What You Need to Know About Body Fat

Medically Reviewed by Carol DerSarkissian, MD on October 25, 2022
5 min read

When you think about fat, you might picture it as your body’s insulation layer or storage for extra calories. But fat plays a much bigger role in the body. And if you assume that all fat is unhealthy, it's time to update your thinking.

Fat is found throughout the body: inside your nerves and bones, around your heart and blood vessels, and even behind your eyeballs. We need it to function and survive. “Think of fat as a mastermind in our bodies,” says Silvia Corvera, MD, a professor at the UMass Chan Medical School. “When things affect fat, it affects our entire body.”

Body fat, or adipose tissue, is a complex organ. It contains fat cells, nerves, immune cells, and connective tissue. Its main job is to store and release energy, depending on the body’s needs, says Susan K. Fried, PhD, a professor at the Icahn School of Medicine at Mount Sinai.

Fat responds to signals like the hormone insulin, which tells adipose tissue to store fat. “There are also nerves that go from your brain to your fat and say, ‘Hey, we don’t have enough energy here. Can you liberate some fat because other cells in the body need it?’ ” Fried says.

Fat tissue is also a major maker of hormones, chemical messengers that communicate with tissues and organs throughout the body. “It’s a classic endocrine organ, the biggest one in the body,” Fried says.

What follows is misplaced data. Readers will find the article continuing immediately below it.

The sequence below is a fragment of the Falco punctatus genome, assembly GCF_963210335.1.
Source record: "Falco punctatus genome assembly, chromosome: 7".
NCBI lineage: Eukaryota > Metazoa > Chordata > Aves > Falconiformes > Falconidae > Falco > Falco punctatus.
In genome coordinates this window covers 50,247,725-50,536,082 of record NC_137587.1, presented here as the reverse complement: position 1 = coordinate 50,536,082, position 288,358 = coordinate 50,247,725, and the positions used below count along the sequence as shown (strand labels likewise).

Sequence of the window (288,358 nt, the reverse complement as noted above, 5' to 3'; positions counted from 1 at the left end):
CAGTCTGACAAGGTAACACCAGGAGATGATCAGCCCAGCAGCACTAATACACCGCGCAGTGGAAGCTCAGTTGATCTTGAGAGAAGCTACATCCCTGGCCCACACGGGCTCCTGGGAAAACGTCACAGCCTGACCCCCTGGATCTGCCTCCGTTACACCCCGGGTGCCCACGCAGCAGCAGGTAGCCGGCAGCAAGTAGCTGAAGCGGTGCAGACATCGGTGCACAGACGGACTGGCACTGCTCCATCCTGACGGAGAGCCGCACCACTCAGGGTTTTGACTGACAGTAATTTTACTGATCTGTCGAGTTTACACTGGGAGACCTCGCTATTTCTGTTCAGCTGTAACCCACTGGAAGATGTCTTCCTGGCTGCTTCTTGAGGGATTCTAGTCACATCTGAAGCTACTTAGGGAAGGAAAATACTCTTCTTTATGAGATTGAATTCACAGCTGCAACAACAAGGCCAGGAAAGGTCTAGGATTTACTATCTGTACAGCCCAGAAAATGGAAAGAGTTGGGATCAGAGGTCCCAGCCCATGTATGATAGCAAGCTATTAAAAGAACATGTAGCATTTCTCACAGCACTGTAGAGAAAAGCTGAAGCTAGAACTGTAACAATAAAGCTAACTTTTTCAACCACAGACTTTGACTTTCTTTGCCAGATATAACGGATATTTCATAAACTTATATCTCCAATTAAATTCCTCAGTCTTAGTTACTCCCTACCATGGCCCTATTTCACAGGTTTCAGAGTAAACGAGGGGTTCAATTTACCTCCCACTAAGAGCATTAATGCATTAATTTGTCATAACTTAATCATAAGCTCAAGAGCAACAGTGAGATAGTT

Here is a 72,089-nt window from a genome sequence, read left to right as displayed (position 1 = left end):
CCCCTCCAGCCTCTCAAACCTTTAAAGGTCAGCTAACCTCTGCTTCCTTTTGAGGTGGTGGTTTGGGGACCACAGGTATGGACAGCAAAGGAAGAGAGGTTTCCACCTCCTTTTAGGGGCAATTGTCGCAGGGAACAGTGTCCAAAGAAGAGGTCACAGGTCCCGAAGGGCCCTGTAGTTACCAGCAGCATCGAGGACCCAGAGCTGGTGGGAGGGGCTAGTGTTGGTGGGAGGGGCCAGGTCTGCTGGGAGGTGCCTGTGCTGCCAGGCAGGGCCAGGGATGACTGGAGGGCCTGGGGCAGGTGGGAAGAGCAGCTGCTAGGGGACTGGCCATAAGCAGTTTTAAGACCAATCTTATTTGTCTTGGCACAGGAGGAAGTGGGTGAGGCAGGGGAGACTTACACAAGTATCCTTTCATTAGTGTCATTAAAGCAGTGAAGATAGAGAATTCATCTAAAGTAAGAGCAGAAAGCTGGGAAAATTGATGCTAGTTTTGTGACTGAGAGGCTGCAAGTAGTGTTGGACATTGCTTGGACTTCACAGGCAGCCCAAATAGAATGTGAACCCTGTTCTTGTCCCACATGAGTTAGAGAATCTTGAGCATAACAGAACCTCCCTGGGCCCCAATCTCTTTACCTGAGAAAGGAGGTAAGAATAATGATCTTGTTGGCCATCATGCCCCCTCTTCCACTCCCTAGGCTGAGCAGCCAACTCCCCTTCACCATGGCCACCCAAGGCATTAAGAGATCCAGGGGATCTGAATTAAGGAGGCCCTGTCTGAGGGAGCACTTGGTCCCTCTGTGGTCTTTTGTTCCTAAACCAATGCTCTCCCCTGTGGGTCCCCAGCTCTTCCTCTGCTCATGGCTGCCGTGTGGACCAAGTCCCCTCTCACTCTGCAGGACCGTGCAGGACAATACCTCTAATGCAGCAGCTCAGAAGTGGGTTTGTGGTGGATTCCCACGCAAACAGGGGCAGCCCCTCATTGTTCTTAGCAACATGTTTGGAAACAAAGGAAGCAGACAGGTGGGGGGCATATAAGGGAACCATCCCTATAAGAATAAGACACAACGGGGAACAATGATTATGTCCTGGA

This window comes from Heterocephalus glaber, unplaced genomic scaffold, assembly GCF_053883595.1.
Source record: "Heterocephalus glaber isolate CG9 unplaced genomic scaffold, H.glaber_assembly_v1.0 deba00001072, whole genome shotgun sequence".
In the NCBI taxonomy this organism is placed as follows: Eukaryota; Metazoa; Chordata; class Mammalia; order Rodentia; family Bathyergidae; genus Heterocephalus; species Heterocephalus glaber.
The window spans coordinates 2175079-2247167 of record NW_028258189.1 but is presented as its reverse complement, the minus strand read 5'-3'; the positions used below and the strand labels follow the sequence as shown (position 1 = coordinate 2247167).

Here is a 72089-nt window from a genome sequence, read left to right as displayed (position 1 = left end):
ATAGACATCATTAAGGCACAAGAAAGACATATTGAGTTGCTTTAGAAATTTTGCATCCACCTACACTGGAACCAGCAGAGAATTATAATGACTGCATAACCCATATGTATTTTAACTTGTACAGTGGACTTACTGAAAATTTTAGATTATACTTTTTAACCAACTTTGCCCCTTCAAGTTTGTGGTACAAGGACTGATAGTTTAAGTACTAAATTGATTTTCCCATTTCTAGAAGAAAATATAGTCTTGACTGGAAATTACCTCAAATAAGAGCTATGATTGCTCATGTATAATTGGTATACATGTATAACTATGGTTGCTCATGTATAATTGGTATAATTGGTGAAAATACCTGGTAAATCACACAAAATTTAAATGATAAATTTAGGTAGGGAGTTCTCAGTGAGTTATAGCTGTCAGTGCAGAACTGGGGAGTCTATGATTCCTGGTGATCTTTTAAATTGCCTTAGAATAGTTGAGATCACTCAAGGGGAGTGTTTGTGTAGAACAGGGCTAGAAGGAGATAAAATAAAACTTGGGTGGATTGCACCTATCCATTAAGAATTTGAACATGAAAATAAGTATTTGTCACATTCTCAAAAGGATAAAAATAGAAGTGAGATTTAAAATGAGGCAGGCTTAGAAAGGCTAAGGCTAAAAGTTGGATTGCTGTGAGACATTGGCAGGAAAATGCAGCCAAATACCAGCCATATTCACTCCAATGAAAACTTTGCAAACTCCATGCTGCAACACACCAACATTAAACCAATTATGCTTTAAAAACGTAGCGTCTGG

Hormones produced by adipose tissue regulate metabolism and insulin sensitivity. They help the body use nutrients efficiently. For example, it’s the primary producer of adiponectin. This hormone increases insulin sensitivity – a good thing for keeping blood glucose levels in check – and decreases inflammation. Too little adiponectin can lead to type 2 diabetes and other metabolic diseases.

Another hormone is leptin, which controls appetite. “If you have no adipocytes [fat cells], you have no leptin. You feel like you have no energy stores and get ravenously hungry,” Corvera says. Fat tissue also releases other substances that influence inflammation and immune function.

While all fat cells might look alike from the outside, they can have different functions, depending on their type. There are three main types of fat cells.

  • White fat: These are the body’s main type of fat cells. They store energy and produce hormones like leptin and adiponectin. They are largely found in the chest, belly, and legs.
  • Brown fat: What’s unique about brown, or thermogenic, fat is that it burns energy and produces heat in certain conditions, like cold weather. People with more brown fat tend to be leaner and healthier, compared to those with less brown fat. Studies show that brown fat improves metabolism and reduces the risk of diseases like type 2 diabetes, coronary artery disease, and high blood pressure. It’s found in the neck, upper chest, shoulder, and stomach.
  • Beige fat: In some cases, white fat transforms into “beige” or “brite” fat cells. Like brown fat, it burns energy to produce heat.

Researchers are studying whether they can harness the positive traits of brown and beige fat and use them to treat obesity.


Fat also behaves differently depending on where it’s located: the belly, thigh, or near your organs. When it comes to health, location matters.